Perhaps as many as 200,000,000 Christians now scattered throughout the world — from the Greek Catholics of southern Italy to the Ukrainian Orthodox of Canada’s prairies — participate in the life of the Church of Constantinople, the existence of which is tied to the actions of one Roman emperor.
Constantine I moved his capital from Rome to Byzantium, a Greek port straddling Europe and Asia, after formally recognizing Christianity in the year 313. On 11 May 330, he solemnly christened his “new Rome” as a Christian capital. The emperor built elaborate churches, including a cathedral dedicated to Christ as Hagia Sophia, “the Wisdom of God,” that served as his personal chapel. These sanctuaries, which dominated Constantinople, or “Constantine’s city,” took on immense significance for the development of the church. As Christianity grew and embraced converts from different cultures, debate raged regarding the nature of Jesus. While today understood to be largely compatible, these philosophical and theological nuances and variations disrupted the unity of the Roman Empire, which took on a Christian character. In the interests of peace, unity, catholicity in practice and consensus in governance, Constantine and his successors convoked ecumenical (from the Greek, oikoumene, meaning “of the inhabited world”) councils, bringing together bishops and theologians from throughout the empire and beyond. At the first such council, held in Nicaea in 325, the fathers formulated the Christian creed that, with some modifications, is recited to this day in churches worldwide. The council fathers also recognized the “patriarchal” authority of the bishops of Rome, Alexandria and Antioch.
But as the city of Constantine increased in size and wealth, so did the prestige of its bishop. In 381, the fathers of the Council of Constantinople conferred primacy in the east to the bishop of Constantinople, stating that “the bishop of Constantinople shall have the prerogative of honor after the bishop of Rome since the city of Constantine is the New Rome.”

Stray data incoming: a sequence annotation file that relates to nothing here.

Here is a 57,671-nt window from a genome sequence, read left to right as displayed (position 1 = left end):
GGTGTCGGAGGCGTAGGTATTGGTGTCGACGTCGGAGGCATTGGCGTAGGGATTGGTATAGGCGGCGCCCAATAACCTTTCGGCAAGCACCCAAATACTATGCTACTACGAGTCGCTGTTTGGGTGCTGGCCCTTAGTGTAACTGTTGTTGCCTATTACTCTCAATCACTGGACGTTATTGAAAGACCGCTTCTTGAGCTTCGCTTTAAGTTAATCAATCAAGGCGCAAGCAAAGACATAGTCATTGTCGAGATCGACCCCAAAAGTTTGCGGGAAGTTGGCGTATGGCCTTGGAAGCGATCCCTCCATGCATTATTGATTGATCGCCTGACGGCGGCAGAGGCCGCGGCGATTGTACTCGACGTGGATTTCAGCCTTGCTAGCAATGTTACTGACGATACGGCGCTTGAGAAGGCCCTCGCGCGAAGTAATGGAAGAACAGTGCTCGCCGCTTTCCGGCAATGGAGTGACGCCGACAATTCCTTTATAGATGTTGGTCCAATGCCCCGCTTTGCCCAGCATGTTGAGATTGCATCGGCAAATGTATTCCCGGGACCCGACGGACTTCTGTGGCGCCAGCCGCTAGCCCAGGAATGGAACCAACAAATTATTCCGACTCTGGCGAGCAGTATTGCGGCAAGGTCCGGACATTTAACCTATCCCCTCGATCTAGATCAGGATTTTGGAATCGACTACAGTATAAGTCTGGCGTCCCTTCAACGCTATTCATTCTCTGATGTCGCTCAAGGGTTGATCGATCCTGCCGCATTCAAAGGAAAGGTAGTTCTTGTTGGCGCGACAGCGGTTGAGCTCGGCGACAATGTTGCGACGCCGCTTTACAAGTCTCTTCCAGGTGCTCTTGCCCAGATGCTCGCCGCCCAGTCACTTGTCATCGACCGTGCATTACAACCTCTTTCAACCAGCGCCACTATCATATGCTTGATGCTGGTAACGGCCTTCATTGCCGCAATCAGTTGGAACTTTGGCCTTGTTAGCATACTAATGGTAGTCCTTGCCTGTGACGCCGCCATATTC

Even as church and state mingled increasingly throughout the empire (today called “Byzantine”), its reach and power began to decline. Nevertheless, Constantinople continued to lure those who desired to possess or emulate the wealth and beauty of this dazzling cosmopolitan city.
The greatest remaining example of the sophisticated culture of the Byzantine capital is the Divine Liturgy of St. John Chrysostom and the rites of the patriarchal church of Constantinople. Though these practices originated in the churches of ancient Palestine and Syria, they matured in Constantinople’s Great Church of the Hagia Sophia, which the Emperor Justinian rebuilt and dedicated in the year 537 with the words, “Solomon, I have surpassed thee!”
The Great Church of Constantinople — today a museum in Turkish Istanbul — became a metaphor for heaven. Its domes, vaults, arcades, columns, mosaics and silk hangings, with imperial patronage, evoked the heavenly sanctuary inhabited by God. This “cosmos church for a cosmic liturgy” evolved over the ages, and was adopted and adapted by Christians in the Balkans, the Caucasus, and Central and Eastern Europe.
While the Byzantine Empire finally collapsed in 1453, the Church of Constantinople survived, her reach rivaling even that of “Old Rome.” Today, whether in a remote Greek Catholic parish church in the Carpathians of Romania or in the majesty of the Kremlin’s cathedrals, these Christians who share in the legacy of Constantine celebrate the Eucharistic liturgy as conceived in Constantinople for the glory of God in his creation.